- DLC – An acronym for Downloadable Content, this is additional content released by a studio after the game’s release
- Dungeons & Dragons –abbreviated to ‘D&D’, this is a cooperative tabletop role-playing game. One person is the Dungeon Master, controlling the world, the enemies and its inhabitants, while the others play as characters in the world. The DM presents them with choices on which they must act
- Housecarl – From the Old English huscarl, meaning originally a close personal servant, and later evolving into a term for the elite bodyguards of a monarch or leader
- Jarl – A Scandinavian local leader, equivalent to the Old English Earl
- Mod – short for ‘modification’, this refers to extra content generated for a game, often by the fans
- Open-World –called ‘sand-box’ in the US, this is a gaming term referring to a game world with a great amount of freedom of movement for the player. This is opposed to ‘corridor-games’, where the player moves from one scenario to another in a linear sequence
- RPG – an acronym for Role-Playing Game, this refers to computer or tabletop games where the player interacts with the world through a created character, exercising some choice over their skills, race, gender and other characteristics, as well as having agency over choices that affect the world
- Thane – from the Old English thegn, a man of wealthier standing, with a position of military or civil authority in a community, often chosen or appointed by a monarch or Ealdorman, a shire-level leader
“And the Scrolls have foretold, of black wings in the cold,
That when brothers wage war come unfurled,
Alduin, bane of Kings, ancient shadow unbound,
With a hunger to swallow the world,”
You’d be forgiven for thinking this to be from some ancient Eddic poem or prophecy, correlating as it does to the words of the Seer in Norse mythology. However, this is from The Elder Scrolls V: Skyrim, a videogame released in 2011 by Bethesda Softworks. Colloquially known as Skyrim, the game soared instantly to a popularity it has enjoyed for nearly a decade. Skyrim is an open-world RPG, with a focus on customization, exploration and individual experience. Beautiful graphics, an immersive world and a gorgeous musical score are all factors in its success, but I believe there is more to it than that. In my article on Viking warriors, I referenced the success of Valheim and For Honor, but as regards to games with a Norse and Anglo-Saxon theme, Skyrim tops them all, with over 30 million copies sold to date. The game has generated an extensive meme culture and has a devoted fanbase, who are still creating mods for the game on an ever-widening scale, adding worlds and races, clothing, characters, weapons, music, settlement upgrades and graphic innovation. The studio release of three DLC packs, adding new quests, provinces and content, proved an uproarious success.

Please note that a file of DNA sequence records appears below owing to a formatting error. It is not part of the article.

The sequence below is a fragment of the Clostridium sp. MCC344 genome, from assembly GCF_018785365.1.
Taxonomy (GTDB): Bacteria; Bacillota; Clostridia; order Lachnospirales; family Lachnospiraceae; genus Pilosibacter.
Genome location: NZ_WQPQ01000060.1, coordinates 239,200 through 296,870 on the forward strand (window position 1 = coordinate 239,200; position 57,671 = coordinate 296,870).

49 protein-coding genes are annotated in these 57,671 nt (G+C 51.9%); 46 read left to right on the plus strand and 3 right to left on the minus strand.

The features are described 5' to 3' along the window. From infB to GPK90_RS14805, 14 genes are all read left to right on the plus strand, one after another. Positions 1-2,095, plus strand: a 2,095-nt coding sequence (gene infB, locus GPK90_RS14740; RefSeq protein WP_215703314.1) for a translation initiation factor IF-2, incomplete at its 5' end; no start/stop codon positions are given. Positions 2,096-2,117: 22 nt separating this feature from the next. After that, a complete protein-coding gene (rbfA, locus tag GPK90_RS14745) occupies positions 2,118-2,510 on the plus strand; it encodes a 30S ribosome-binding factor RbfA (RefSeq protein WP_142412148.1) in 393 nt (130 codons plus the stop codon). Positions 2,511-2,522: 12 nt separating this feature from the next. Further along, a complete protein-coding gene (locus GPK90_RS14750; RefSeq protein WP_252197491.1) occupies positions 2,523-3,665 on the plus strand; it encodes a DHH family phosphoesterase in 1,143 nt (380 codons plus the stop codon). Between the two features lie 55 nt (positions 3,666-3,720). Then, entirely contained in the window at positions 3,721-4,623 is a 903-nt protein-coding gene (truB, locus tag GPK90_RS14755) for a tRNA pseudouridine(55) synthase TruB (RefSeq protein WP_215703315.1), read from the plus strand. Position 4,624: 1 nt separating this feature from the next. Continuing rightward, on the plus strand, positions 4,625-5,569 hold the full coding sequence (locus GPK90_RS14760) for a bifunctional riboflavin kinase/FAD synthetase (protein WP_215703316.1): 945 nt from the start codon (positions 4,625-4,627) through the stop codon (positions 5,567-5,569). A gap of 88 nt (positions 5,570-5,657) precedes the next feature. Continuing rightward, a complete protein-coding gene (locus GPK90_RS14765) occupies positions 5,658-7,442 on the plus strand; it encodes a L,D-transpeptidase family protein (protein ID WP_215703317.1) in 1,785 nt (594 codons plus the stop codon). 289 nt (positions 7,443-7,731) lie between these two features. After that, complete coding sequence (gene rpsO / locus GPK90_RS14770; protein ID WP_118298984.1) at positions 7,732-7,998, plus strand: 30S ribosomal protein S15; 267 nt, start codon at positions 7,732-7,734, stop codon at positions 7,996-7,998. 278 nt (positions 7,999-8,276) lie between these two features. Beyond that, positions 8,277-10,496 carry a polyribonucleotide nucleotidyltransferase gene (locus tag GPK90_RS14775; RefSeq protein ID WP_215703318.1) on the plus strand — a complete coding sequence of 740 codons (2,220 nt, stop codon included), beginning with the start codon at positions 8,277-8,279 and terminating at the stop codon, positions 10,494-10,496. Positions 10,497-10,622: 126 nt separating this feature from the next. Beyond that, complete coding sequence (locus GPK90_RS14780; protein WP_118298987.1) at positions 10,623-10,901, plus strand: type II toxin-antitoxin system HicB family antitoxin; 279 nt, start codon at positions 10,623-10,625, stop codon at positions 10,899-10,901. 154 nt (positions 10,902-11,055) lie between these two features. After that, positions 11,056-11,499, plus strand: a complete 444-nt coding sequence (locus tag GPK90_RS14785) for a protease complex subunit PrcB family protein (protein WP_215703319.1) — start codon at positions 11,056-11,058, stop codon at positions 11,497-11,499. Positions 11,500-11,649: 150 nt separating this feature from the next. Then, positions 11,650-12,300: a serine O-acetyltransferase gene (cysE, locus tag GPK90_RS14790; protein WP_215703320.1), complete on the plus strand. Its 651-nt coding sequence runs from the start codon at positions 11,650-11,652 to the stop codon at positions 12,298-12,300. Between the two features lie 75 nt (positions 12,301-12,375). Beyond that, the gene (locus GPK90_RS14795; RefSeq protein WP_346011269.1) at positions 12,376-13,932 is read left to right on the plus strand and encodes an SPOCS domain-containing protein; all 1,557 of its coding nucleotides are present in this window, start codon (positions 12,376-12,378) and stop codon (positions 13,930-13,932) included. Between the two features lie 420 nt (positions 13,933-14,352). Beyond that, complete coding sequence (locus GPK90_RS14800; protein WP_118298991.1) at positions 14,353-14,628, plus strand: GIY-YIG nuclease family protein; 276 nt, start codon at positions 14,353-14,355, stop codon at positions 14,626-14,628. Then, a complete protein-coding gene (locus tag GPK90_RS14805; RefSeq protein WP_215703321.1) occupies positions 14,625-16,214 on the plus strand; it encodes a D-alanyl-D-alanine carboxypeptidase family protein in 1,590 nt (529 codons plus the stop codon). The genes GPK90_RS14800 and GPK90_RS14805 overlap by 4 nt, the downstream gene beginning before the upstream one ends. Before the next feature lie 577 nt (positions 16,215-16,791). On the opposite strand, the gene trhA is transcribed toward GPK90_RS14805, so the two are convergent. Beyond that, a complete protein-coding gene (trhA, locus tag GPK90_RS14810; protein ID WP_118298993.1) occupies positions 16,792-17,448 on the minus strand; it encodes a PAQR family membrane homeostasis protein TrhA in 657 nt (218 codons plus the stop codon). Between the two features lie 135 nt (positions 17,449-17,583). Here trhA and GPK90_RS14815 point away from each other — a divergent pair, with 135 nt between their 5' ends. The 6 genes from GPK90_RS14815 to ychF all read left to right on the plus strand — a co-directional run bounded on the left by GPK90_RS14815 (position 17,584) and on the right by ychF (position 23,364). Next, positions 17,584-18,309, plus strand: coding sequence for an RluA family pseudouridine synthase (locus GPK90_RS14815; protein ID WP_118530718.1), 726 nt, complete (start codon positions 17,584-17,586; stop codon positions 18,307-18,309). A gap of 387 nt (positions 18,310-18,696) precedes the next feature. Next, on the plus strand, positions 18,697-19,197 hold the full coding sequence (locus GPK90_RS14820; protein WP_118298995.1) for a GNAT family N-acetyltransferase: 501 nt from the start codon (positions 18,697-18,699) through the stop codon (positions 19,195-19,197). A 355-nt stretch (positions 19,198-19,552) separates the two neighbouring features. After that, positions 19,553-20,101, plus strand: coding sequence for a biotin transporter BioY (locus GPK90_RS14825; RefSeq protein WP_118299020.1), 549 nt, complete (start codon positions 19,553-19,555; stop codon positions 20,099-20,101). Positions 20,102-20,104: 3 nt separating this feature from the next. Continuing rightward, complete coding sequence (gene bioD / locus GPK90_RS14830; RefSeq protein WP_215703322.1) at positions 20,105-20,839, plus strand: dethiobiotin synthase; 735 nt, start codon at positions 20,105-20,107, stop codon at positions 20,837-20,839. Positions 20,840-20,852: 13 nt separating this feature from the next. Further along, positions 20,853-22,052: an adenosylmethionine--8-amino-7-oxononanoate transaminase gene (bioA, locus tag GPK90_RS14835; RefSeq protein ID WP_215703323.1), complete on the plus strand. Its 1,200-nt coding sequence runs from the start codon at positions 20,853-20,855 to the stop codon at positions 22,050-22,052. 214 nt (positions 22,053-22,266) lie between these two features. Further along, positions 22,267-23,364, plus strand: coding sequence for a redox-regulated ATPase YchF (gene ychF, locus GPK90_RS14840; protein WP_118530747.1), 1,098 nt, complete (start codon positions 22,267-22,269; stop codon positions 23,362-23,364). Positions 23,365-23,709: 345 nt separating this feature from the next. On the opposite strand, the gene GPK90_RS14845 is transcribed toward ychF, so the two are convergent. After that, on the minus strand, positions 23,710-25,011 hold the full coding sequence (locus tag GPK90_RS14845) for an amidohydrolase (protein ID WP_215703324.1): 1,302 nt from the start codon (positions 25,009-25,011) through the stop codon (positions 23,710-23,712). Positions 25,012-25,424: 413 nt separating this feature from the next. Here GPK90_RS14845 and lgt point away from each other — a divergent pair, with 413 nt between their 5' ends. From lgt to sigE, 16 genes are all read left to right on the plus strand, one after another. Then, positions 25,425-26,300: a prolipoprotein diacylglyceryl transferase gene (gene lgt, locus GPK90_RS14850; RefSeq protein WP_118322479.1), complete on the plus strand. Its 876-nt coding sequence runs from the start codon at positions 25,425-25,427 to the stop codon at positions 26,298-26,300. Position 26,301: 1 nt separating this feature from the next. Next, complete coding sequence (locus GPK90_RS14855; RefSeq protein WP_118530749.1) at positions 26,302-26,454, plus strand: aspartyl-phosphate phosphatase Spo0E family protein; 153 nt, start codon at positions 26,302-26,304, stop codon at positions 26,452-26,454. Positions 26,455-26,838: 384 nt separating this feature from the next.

The interesting question lies in the ‘why’. Of the thousands of videogames released since Skyrim’s debut on the 11th November 2011, why has it endured in popularity? Its graphics and mechanics were not particularly ground-breaking, even at the time, and the advent of virtual-reality and ever more sophisticated and graphically advanced gaming worlds should, logically, have supplanted the older titles. Yet, something about the world and values of Skyrim has allowed it to endure. In this article, I will share my views on why Skyrim has remained so beloved, with its distinctive Scandinavian and Old English flavours. I will begin with a brief introduction to the game, before exploring three facets of the Northern World that make the game so compelling.
Shattered Shields: The Land of Skyrim
Skyrim is the northern province of Tamriel, the world of the Elder Scrolls series. It is inhabitated by the hardy Nords, and is a beautiful and wild land of tundra and forests, bordered by a vast and misty ocean, and ringed around by majestic mountains. Divided into nine ‘holds’, or provinces, each governed by a Jarl, the land is beset by civil strife, but the greater danger is the ancient dragon Alduin, who seeks to consume the world. Only the protagonist, the fabled Dragonborn, can stop him, by absorbing the souls of slain dragons, and speaking their language. This projection of their voice, or ‘Thu’um’, can be used to unleash all manner of powers, such as breathing fire, blasting foes away from you, slowing time, or moving at incredible speed. The main campaigns, such as defeating Alduin, ending a civil war, or rising to the top of the Dark Brotherhood or Thieves’ Guild, never intrude on the sheer wonder of wandering. Having clocked up something like 1,200 hours of gameplay across various platforms and editions of the game, I am still playing it, and still coming across things I had not found before.